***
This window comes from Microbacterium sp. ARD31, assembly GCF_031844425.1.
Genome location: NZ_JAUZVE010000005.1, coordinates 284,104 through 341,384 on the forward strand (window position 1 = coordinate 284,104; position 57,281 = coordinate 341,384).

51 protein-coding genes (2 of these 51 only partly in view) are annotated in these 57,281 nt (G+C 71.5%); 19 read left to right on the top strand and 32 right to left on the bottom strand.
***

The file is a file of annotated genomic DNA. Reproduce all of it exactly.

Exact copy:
This window comes from Microbacterium sp. ARD31, assembly GCF_031844425.1.
Genome location: NZ_JAUZVE010000005.1, coordinates 284,104 through 341,384 on the forward strand (window position 1 = coordinate 284,104; position 57,281 = coordinate 341,384).

51 protein-coding genes (2 of these 51 only partly in view) are annotated in these 57,281 nt (G+C 71.5%); 19 read left to right on the top strand and 32 right to left on the bottom strand.